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  • Writer's pictureFather Nicholas Lang

Twenty-Second Sunday After Pentecost

Updated: Oct 26, 2021

There was a TV commercial for an eye doctor in Connecticut in which a patient talks about how she shared with her doctor her fear of having cataract surgery. The ophthalmologist looked at her and said, “I know that your eyes are the window to the soul and I will take very good care of them.”

Let’s have a look at this episode in the travels of Jesus. This blind beggar named Bartimaeus is one of the few recipients of healing in the Gospels who are given names. It’s always striking when someone’s name is preserved for us. The vast majority of the folks Jesus healed are anonymous; almost all of them are unnamed.

As Jesus is leaving Jericho with his followers, Bartimaeus calls out: 'Son of David, have mercy on me!' and he persists even though the crowd tries to silence him. Jesus has them bring the man to him and asks what he wants; he asks to be able to see again. The beggar, on being called to Jesus, discards his cloak.

Why is this significant? Because that cloak would have served as his only protection from the weather. It would also have been his “sleeping bag.” You may have seen how homeless people you may encounter covet the little they have, often stuffed in a shopping cart. Once Bartimaeus cast his cloak aside, there was no guarantee that someone would not take it or that in his blindness he would not be able to retrieve it again. Bartimaeus made himself totally vulnerable to Jesus and to the crowd.

What is it like to be that vulnerable? I can only try to imagine it. Yet to some degree we are all vulnerable, all exposed to the elements of life and what it brings our way. Some of us to illness or loss, or financial burdens, some more vulnerable than others to ridicule, prejudice, and belittlement. We are all vulnerable at least some of the time. I suspect that is one of the reasons we are here. I suspect that sometimes, in our helplessness, we want to cry out to Jesus, “Have mercy on me!” And I suspect that all of us have in some way known God’s mercy and compassion, God’s healing power and abundant grace, just as did Bartimaeus.

Even if we have 20/20 vision or have no major impairment to our sight, blindness is a metaphor for more than obstruction of sight. I think these words of Episcopal bishop Steven Charleston may hit home. He says, “We have all been in dark places that shadow-land just next door to what we call reality, where clarity is lost and doubt swells, where we are uncertain what tomorrow will bring, if tomorrow will come at all.

“The dark places can appear slowly or suddenly, but either way they cover us in a fog of doubt, leaving us feeling alone. It is at this moment that faith becomes our compass, for it reminds us that darkness is only a detour, never a destination.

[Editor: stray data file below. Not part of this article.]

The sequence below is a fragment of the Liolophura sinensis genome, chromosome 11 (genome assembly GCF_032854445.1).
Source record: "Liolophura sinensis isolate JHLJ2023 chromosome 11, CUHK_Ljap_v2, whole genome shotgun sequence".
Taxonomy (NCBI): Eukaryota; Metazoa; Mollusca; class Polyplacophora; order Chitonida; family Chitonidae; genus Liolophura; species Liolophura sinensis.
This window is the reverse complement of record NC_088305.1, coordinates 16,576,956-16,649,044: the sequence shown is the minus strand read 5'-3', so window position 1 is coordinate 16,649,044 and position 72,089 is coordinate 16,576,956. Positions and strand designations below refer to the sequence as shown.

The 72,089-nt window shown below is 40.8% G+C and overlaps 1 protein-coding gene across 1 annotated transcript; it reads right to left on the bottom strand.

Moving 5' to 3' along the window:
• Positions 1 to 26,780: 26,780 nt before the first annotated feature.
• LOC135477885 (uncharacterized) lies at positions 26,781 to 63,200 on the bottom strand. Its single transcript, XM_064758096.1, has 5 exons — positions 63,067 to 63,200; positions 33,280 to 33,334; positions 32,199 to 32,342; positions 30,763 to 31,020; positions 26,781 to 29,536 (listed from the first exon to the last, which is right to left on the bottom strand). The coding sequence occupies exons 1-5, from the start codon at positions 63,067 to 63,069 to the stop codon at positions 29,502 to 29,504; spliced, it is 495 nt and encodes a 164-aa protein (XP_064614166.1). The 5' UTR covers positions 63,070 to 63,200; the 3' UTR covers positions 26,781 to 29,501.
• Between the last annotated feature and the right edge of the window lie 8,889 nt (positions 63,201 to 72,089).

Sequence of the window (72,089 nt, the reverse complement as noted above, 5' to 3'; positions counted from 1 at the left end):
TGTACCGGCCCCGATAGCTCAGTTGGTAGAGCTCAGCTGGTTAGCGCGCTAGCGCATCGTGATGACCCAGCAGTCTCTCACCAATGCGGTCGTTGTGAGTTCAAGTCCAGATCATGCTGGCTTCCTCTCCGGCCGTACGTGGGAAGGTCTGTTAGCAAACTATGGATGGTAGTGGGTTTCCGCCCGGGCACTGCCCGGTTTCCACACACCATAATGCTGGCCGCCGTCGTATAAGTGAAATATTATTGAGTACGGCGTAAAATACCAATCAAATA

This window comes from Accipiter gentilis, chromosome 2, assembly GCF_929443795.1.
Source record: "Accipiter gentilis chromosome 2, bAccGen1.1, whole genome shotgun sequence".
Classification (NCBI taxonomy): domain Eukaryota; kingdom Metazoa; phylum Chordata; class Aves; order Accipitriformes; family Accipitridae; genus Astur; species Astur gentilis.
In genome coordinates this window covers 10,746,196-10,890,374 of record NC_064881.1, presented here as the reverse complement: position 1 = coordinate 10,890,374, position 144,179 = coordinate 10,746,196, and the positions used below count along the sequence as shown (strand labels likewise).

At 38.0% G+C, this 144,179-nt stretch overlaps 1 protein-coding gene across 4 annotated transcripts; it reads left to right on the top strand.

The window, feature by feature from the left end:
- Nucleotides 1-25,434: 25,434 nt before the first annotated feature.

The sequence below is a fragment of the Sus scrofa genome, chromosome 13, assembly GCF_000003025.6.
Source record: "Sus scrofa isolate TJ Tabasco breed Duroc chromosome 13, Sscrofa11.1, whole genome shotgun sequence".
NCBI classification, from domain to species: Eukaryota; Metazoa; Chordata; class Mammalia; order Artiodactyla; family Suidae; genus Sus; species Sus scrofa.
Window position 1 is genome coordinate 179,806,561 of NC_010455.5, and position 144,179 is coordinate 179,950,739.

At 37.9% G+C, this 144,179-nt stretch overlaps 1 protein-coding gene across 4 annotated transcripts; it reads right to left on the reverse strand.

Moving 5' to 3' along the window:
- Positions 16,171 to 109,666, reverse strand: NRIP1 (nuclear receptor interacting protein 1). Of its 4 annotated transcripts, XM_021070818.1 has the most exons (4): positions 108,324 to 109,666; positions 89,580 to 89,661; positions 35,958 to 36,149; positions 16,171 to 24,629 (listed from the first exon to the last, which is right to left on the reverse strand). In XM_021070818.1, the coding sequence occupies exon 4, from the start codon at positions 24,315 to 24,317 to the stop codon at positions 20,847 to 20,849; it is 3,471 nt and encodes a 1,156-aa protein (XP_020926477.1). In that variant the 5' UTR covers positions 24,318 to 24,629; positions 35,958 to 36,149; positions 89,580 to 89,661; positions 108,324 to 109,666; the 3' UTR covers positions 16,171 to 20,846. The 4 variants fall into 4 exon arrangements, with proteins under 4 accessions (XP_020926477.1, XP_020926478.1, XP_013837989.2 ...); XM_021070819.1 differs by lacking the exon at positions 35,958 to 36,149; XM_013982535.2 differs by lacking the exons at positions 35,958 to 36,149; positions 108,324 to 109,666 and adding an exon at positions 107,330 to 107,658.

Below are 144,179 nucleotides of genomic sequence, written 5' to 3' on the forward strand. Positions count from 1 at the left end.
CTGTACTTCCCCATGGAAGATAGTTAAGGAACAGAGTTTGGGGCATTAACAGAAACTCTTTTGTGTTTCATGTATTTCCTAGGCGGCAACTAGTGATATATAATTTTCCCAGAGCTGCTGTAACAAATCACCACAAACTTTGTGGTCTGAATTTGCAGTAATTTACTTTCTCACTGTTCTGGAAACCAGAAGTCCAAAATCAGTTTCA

These small corners are not the true landscapes of our life. They cannot contain the power of love. We have only to listen to our heart. Then the Spirit calls for us until we find our way, out of the dead-end of worry, and back to the broad and bright streets of hope.”

If the eyes are the window to the soul, they are also our window to the world. How do we see what is going on around us these days? How vulnerable does it make us feel? Does anyone not want to cry out to Jesus like Bartimaeus and beg him to help us find our way out of the dead-end of worry and back to the broad and bright streets of hope? To sweep out the debris and drive back the shadows?

Perhaps the kind of sight most of us need to have restored is in our mind’s eye. Perhaps we need Jesus to help us understand that God is still in charge, that, in the end, God will prevail.

Michael Mayne, the former Dean of Westminster Abbey wrote in Sunrise of Wonder: “Part of being human is to experience moments of true perception about those things that touch you so intimately that suddenly you see. What you see (or read or hear) at such moments has a ring of truth about it, not just of a general kind but as something that takes on a dimension and depth for you so that it becomes your truth. It seems to be making a claim on you.

“Such moments don’t come often. Hold on to them. Cherish them until they become so much a part of you as to be second nature. For there is only one persistent demand made upon us by the Spirit. It is that we are receptive. That we keep our eyes open, our minds unclosed. It is, in short, that we retain all our lives our sense of wonder.”

The late Supreme Court justice Oliver Wendell Homes once said that “the mind and heart, once expanded to the dimensions of larger ideas and compassion, never return to their original state.”

What’s in our mind’s eye? I pray that God will open our eyes to see the world as God sees it and to have trust in God’s mercy and compassion that we might ponder this important question: What does God want to do for me? For you?

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